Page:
Establishing A Subsidiary As A Corporation Case Study

Register to read the introduction… One reason is that a corporation maintains a capital stock account, additional paid-in capital accounts, and a retained earnings account. “Net income or loss becomes part of retained earnings, and dividends are always paid equally to all shareholders of a particular class of stock” (Bline, Fischer, & Skekel, 2004, Chapter 7). Corporations are also able to reacquire some of its own equity interest in the form of treasury stock. Other advantages of establishing a subsidiary as a corporation are
Limited Liability. When it comes to taking responsibility for business debts and actions of a corporation, shareholders’ personal assets are protected. Shareholders can generally only be held accountable for their investment in stock of the company.
Ability to Generate Capital. Corporations have an advantage when it comes to raising capital for their business - the ability to raise funds through the sale of stock.
Corporate Tax Treatment. Corporations file taxes separately from their owners. Owners of a corporation only pay taxes on corporate profits paid to them in the form of salaries, bonuses, and dividends, but any additional profits are awarded a corporate tax rate, which is usually lower than a personal income tax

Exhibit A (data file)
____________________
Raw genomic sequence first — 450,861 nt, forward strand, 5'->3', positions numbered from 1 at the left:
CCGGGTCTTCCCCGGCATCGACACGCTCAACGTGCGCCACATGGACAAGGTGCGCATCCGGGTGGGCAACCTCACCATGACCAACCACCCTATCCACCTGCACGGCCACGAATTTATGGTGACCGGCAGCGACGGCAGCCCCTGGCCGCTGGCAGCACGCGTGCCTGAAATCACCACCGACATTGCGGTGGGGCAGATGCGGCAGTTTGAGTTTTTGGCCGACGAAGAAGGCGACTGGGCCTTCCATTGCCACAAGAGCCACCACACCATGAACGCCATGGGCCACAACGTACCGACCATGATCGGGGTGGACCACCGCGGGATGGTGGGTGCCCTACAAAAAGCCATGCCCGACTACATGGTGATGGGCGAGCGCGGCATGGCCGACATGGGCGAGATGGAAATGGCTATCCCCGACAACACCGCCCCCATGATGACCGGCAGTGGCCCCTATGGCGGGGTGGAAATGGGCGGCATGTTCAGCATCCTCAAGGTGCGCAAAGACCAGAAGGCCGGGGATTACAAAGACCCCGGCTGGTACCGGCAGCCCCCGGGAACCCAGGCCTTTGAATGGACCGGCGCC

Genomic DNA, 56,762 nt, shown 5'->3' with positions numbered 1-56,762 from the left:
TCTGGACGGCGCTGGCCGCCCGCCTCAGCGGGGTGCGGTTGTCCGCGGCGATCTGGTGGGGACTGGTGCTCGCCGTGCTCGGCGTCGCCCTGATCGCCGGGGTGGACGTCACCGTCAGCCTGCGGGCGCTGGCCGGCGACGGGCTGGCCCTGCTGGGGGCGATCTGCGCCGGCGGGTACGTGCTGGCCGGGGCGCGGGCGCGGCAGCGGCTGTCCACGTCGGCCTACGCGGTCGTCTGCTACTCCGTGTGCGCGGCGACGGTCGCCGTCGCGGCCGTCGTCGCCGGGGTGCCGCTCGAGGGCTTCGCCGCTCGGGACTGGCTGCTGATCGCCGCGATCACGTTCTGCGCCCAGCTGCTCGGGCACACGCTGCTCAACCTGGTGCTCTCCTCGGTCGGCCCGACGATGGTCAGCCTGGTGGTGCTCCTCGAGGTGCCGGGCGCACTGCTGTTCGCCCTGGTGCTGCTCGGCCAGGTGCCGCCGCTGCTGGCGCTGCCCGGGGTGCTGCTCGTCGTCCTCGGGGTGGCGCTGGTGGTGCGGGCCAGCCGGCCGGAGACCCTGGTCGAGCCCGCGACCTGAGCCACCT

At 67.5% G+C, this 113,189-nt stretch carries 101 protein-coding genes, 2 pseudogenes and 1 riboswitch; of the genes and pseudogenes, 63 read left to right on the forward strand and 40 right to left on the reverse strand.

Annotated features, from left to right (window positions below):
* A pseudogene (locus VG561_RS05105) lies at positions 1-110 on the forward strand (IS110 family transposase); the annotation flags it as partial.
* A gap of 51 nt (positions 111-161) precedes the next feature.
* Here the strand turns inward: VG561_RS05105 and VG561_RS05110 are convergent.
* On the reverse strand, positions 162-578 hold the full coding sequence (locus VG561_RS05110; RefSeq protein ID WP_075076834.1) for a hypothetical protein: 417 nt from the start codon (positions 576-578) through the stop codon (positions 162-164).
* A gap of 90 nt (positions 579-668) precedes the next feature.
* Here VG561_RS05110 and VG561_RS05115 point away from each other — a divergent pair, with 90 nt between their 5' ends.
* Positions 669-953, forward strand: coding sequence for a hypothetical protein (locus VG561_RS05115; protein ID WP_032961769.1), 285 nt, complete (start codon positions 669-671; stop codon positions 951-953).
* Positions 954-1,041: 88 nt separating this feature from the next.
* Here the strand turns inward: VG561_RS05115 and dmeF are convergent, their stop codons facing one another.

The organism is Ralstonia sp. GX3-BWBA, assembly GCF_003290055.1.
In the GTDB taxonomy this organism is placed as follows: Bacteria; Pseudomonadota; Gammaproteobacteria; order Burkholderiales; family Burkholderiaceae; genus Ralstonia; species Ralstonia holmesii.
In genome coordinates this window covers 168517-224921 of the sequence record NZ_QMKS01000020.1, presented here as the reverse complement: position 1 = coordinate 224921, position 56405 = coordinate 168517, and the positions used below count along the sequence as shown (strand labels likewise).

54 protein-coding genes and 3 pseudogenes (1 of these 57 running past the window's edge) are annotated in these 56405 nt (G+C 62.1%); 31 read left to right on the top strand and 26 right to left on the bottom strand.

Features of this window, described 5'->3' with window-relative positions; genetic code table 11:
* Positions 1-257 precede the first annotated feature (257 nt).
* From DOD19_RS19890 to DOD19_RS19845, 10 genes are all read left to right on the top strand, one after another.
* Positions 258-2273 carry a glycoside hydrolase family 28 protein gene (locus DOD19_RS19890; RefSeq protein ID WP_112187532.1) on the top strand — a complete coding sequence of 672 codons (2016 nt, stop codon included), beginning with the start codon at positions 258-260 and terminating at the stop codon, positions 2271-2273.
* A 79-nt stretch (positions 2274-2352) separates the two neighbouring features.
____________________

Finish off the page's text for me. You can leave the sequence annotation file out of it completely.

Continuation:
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The purpose of a review is to provide limited assurance that financial statements do not have any known errors or departures from the accounting rules found in GAAP. There is usually no testing of information in the financial statements beyond inquiry and analytical review. The CPA will not obtain an understanding of the internal control system or address how the organization is addressing the risk of fraud in the financial statements (Ulvog, 2006).

A review involves the CPA performing procedures that will provide a reasonable basis for obtaining limited assurance that there are no material modifications that should be made to the financial statements for them to be in conformity with the applicable financial reporting framework. A review does not contemplate obtaining an understanding of the entity’s internal control; assessing fraud risk; testing accounting records; or other procedures ordinarily performed in an audit (Barfield, Murphy, Shank & Smith LLC, 2013).
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An audit provides more assurance to a reader of the financial statements than a review.


AICPA. (2013). Retrieved from URCES/PRACTICECENTER/PROFESSIONALRESPONSIBILITIES/Pages/Profession alResponsibilities.aspx
Barfield, Murphy, Shank & Smith LLC. (2013). Retrieved from story.php?cn=172
Bline, D., Fischer, M., & Skekel, T. (2004). Advanced Accounting. Retrieved from The University of Phoenix eBook Collection database
FASB. (2013). Retrieved from
The CPA Journal. (2004). Retrieved from
Ulvog, J.L. (2006). Ulvog CPA. Retrieved from

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